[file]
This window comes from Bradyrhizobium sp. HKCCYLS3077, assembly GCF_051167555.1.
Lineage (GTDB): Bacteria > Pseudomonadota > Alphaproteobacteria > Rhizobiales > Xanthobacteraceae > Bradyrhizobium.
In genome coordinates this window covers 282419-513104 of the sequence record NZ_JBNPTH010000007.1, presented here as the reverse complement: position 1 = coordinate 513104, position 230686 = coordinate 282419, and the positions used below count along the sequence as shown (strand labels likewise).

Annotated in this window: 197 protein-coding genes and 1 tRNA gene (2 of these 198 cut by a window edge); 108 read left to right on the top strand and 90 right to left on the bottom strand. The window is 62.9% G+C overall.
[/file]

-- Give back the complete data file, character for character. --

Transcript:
This window comes from Bradyrhizobium sp. HKCCYLS3077, assembly GCF_051167555.1.
Lineage (GTDB): Bacteria > Pseudomonadota > Alphaproteobacteria > Rhizobiales > Xanthobacteraceae > Bradyrhizobium.
In genome coordinates this window covers 282419-513104 of the sequence record NZ_JBNPTH010000007.1, presented here as the reverse complement: position 1 = coordinate 513104, position 230686 = coordinate 282419, and the positions used below count along the sequence as shown (strand labels likewise).

Annotated in this window: 197 protein-coding genes and 1 tRNA gene (2 of these 198 cut by a window edge); 108 read left to right on the top strand and 90 right to left on the bottom strand. The window is 62.9% G+C overall.